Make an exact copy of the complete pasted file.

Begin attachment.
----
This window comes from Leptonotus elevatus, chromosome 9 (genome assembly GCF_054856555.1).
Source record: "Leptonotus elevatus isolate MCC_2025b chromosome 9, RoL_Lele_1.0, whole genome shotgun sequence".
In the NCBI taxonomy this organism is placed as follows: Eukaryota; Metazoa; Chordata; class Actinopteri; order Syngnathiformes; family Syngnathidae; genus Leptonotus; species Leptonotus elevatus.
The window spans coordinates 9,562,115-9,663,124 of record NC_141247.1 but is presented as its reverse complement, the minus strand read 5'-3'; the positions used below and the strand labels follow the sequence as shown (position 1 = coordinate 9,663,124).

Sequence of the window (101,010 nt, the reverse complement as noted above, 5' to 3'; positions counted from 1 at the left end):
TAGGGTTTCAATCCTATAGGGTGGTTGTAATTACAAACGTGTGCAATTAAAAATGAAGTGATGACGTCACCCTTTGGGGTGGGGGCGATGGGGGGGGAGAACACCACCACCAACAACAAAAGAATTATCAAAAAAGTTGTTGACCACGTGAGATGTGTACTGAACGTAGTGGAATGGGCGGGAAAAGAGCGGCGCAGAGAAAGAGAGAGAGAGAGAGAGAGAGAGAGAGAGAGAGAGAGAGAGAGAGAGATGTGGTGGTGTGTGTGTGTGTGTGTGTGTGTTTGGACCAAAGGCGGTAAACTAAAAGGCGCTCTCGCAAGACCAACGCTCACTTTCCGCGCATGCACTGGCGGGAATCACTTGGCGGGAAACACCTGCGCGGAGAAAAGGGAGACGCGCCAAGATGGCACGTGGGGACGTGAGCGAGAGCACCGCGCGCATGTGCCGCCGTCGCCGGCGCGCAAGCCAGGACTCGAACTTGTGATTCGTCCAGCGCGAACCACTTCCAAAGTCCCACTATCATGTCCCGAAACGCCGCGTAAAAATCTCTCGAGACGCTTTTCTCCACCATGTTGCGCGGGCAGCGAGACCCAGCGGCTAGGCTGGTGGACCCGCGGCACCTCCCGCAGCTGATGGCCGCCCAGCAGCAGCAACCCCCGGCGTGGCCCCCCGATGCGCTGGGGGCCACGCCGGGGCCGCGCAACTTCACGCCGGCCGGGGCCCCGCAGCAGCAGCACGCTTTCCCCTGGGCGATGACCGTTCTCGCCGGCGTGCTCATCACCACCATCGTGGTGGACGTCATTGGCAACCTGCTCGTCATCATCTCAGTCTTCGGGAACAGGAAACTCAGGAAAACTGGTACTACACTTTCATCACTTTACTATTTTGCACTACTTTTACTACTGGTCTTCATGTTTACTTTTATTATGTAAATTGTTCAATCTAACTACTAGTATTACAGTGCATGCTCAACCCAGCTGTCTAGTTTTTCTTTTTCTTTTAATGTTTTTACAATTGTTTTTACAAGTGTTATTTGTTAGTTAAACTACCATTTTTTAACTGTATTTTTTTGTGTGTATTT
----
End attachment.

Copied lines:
This window comes from Leptonotus elevatus, chromosome 9 (genome assembly GCF_054856555.1).
Source record: "Leptonotus elevatus isolate MCC_2025b chromosome 9, RoL_Lele_1.0, whole genome shotgun sequence".
In the NCBI taxonomy this organism is placed as follows: Eukaryota; Metazoa; Chordata; class Actinopteri; order Syngnathiformes; family Syngnathidae; genus Leptonotus; species Leptonotus elevatus.
The window spans coordinates 9,562,115-9,663,124 of record NC_141247.1 but is presented as its reverse complement, the minus strand read 5'-3'; the positions used below and the strand labels follow the sequence as shown (position 1 = coordinate 9,663,124).

Sequence of the window (101,010 nt, the reverse complement as noted above, 5' to 3'; positions counted from 1 at the left end):
TAGGGTTTCAATCCTATAGGGTGGTTGTAATTACAAACGTGTGCAATTAAAAATGAAGTGATGACGTCACCCTTTGGGGTGGGGGCGATGGGGGGGGAGAACACCACCACCAACAACAAAAGAATTATCAAAAAAGTTGTTGACCACGTGAGATGTGTACTGAACGTAGTGGAATGGGCGGGAAAAGAGCGGCGCAGAGAAAGAGAGAGAGAGAGAGAGAGAGAGAGAGAGAGAGAGAGAGAGAGAGAGATGTGGTGGTGTGTGTGTGTGTGTGTGTGTGTTTGGACCAAAGGCGGTAAACTAAAAGGCGCTCTCGCAAGACCAACGCTCACTTTCCGCGCATGCACTGGCGGGAATCACTTGGCGGGAAACACCTGCGCGGAGAAAAGGGAGACGCGCCAAGATGGCACGTGGGGACGTGAGCGAGAGCACCGCGCGCATGTGCCGCCGTCGCCGGCGCGCAAGCCAGGACTCGAACTTGTGATTCGTCCAGCGCGAACCACTTCCAAAGTCCCACTATCATGTCCCGAAACGCCGCGTAAAAATCTCTCGAGACGCTTTTCTCCACCATGTTGCGCGGGCAGCGAGACCCAGCGGCTAGGCTGGTGGACCCGCGGCACCTCCCGCAGCTGATGGCCGCCCAGCAGCAGCAACCCCCGGCGTGGCCCCCCGATGCGCTGGGGGCCACGCCGGGGCCGCGCAACTTCACGCCGGCCGGGGCCCCGCAGCAGCAGCACGCTTTCCCCTGGGCGATGACCGTTCTCGCCGGCGTGCTCATCACCACCATCGTGGTGGACGTCATTGGCAACCTGCTCGTCATCATCTCAGTCTTCGGGAACAGGAAACTCAGGAAAACTGGTACTACACTTTCATCACTTTACTATTTTGCACTACTTTTACTACTGGTCTTCATGTTTACTTTTATTATGTAAATTGTTCAATCTAACTACTAGTATTACAGTGCATGCTCAACCCAGCTGTCTAGTTTTTCTTTTTCTTTTAATGTTTTTACAATTGTTTTTACAAGTGTTATTTGTTAGTTAAACTACCATTTTTTAACTGTATTTTTTTGTGTGTATTT